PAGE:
Knowing where workplace exit routes are located and how to safely evacuate in an emergency could mean the difference between life and death for your employees. Today we’ll cover some of the key requirements of OSHA’s exit route rules.
As an employer, you are responsible for ensuring that employees know what to do in an emergency and how to evacuate the workplace if disaster strikes. All employers in general industry workplaces must comply with OSHA’s emergency preparedness and response rules concerning exit routes (except for mobile workplaces such as vehicles or vessels).
Here, excerpted from our sister website Safety.BLR.com, are some of the key elements of the OSHA rules.
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An exit route must be a permanent part of every workplace. An exit route means a continuous and unobstructed path of exit travel from any point within a workplace to a place of safety (including refuge areas). An exit route consists of:
- The exit access (portion of the exit route that leads to the exit, such as a corridor that leads to an exit stairway)
- The exit (protected way of travel to the exit discharge, such as an enclosed stairway from upper floors that leads to the discharge to the outside)
- The exit discharge (part of the exit route that leads directly outside or to a street, walkway, refuge area, public way, or open space with access to the outside)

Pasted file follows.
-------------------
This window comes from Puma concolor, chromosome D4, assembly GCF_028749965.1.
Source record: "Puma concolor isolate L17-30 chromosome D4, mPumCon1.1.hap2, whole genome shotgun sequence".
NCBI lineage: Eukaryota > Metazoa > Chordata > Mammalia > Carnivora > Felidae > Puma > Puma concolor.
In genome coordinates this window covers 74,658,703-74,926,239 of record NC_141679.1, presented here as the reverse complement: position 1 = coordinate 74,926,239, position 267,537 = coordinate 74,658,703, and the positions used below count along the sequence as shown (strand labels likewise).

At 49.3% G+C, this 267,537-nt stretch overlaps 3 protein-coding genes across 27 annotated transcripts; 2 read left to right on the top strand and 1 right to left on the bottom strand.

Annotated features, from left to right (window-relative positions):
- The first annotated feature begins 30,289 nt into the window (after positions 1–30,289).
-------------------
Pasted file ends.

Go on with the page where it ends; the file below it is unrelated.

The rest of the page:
Construction materials and configuration
An exit route includes all vertical and horizontal areas along the route. It must have only those openings necessary to allow access to the exit from occupied areas of the workplace or to the exit discharge. An opening into an exit must be protected by a self-closing fire door that remains closed or automatically closes in an emergency when a fire alarm or employee alarm system is activated.
Construction materials used to separate an exit from other parts of the workplace must have a 1-hour fire-resistance rating if the exit connects three or fewer stories and a 2-hour fire-resistance rating if the exit connects four or more stories.
Minimum number of exit routes
In most cases, at least two exit routes must be available for every employee, and they should be located as far away from each other as possible to allow escape in the event one exit is blocked. A single exit route is allowed if the size of the workforce and the size of the building and workplace are configured to allow safe evacuation of all employees from one exit.
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Building and fire codes require a certain number of exit routes and certain types of exit routes, depending on a number of factors. Larger buildings may have many exit routes. In all cases, a sufficient number and capacity of exit routes must be available to evacuate all employees safely during an emergency.
Exit route accessibility and capacity
Employees must be able to open an exit route door from the inside at all times without keys, tools, or special knowledge. A side-hinged exit door must be used. The capacity of the exit route must be adequate for all employees to evacuate on each floor, and it must meet minimum height and width requirements. An outdoor exit route is permitted.
Tomorrow we’ll look at the maintenance, safeguards, markings, and operational features of exit routes, and we’ll show you a tool that will help you easily verify—or achieve—compliance with these OSHA regulations.